The White House said that President Joe Biden plans to nominate regulatory lawyer Willie Phillips to serve as a commissioner on the Federal Energy Regulatory Commission (FERC), a panel that could play an increasingly important role in his effort to fight climate change.
Phillips, a Democrat and chair of the Public Service Commission of the District of Columbia, has extensive background in the areas of public utility regulation, bulk power system reliability, and corporate governance, the White House said in a statement.
Phillips would bring FERC to a 3-2 Democratic majority for the first time in Biden’s administration, a change that could help the president in his push to put the country on a path to decarbonize the power grid by 2035 and the wider economy by 2050. The role requires confirmation in the Senate, which is considered likely with Democrats having a thin majority in the chamber, Reuters reported.
Phillips would replace Neil Chatterjee, a Republican who once worked for Senator Mitch McConnell of coal-producing Kentucky. Late in his term Chatterjee promoted putting a price on carbon emissions. Chatterjee left FERC on Aug. 30.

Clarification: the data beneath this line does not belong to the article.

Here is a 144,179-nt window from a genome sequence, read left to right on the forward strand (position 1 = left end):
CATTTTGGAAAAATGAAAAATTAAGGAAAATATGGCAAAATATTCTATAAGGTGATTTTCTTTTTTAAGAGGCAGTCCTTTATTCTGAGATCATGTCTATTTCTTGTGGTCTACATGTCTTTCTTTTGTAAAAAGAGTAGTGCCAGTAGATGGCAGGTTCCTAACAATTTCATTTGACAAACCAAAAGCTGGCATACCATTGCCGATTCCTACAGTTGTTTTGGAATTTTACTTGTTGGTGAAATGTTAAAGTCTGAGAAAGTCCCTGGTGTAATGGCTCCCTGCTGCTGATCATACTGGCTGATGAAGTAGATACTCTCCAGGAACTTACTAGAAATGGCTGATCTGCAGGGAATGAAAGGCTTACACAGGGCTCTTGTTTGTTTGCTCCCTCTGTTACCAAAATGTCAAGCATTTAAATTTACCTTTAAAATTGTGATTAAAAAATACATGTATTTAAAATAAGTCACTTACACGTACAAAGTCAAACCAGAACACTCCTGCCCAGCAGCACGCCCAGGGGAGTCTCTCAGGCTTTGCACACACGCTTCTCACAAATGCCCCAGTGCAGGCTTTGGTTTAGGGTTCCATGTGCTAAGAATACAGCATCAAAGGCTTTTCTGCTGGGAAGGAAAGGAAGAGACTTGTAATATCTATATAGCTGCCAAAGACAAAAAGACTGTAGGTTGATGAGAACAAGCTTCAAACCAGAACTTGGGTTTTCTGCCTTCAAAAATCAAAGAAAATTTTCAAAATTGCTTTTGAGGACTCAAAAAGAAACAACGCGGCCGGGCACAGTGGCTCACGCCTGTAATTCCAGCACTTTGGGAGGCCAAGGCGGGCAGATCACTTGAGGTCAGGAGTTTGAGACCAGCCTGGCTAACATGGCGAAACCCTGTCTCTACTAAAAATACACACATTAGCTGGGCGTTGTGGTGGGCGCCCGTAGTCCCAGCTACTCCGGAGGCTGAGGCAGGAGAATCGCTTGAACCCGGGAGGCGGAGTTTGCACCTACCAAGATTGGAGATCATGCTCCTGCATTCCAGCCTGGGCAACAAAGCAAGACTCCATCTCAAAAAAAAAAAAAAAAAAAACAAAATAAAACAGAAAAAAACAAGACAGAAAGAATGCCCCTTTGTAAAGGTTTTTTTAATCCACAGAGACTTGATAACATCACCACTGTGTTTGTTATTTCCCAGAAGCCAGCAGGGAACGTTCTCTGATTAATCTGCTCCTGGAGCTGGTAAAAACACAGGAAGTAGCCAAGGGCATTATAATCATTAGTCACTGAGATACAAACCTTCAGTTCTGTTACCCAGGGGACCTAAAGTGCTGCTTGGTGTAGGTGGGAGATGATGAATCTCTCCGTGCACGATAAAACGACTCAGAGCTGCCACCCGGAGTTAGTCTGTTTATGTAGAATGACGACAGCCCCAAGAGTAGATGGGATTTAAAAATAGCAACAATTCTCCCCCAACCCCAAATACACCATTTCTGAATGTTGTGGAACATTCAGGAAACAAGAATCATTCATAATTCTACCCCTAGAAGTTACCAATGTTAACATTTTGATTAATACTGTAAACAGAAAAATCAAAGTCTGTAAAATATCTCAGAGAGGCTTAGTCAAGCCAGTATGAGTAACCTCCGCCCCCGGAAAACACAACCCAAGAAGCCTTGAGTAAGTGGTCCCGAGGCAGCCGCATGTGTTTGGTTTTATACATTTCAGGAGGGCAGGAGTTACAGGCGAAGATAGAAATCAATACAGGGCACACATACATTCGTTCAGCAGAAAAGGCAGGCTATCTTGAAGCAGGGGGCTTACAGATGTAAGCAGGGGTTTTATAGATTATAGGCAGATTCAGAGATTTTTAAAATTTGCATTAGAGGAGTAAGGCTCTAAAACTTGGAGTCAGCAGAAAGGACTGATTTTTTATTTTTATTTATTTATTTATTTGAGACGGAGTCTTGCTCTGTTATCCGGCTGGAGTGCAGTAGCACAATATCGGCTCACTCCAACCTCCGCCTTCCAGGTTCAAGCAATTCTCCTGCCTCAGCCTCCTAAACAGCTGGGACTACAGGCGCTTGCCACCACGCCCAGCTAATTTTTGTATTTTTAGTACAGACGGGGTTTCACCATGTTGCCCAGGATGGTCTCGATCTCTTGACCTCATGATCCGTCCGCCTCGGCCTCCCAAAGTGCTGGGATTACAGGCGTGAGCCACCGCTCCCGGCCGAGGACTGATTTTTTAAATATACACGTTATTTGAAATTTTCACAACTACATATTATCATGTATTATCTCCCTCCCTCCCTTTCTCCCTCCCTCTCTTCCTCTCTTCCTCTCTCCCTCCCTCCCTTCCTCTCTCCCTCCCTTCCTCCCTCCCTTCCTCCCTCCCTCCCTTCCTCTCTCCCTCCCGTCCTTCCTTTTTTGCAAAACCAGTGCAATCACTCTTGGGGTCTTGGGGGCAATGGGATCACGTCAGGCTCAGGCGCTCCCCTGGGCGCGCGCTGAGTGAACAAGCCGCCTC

FERC also regulates the interstate transmission of electricity, oil and gas. Phillips could also play a role in implementing mandatory cyber standards for the oil and gas industry, in the aftermath of a cyberattack on the Colonial Pipeline in May that crimped fuel supplies for several days on the East Coast.
The two other Democrats on the panel, Richard Glick, the chair, and Allison Clements have called for such standards, which the power sector is already held to.
Phillips could work closely with Montina Cole, who Glick appointed in May as the panel’s first person to oversee environmental justice. Cole works to ensure that projects approved by FERC do not unfairly hurt historically marginalized communities with pollution.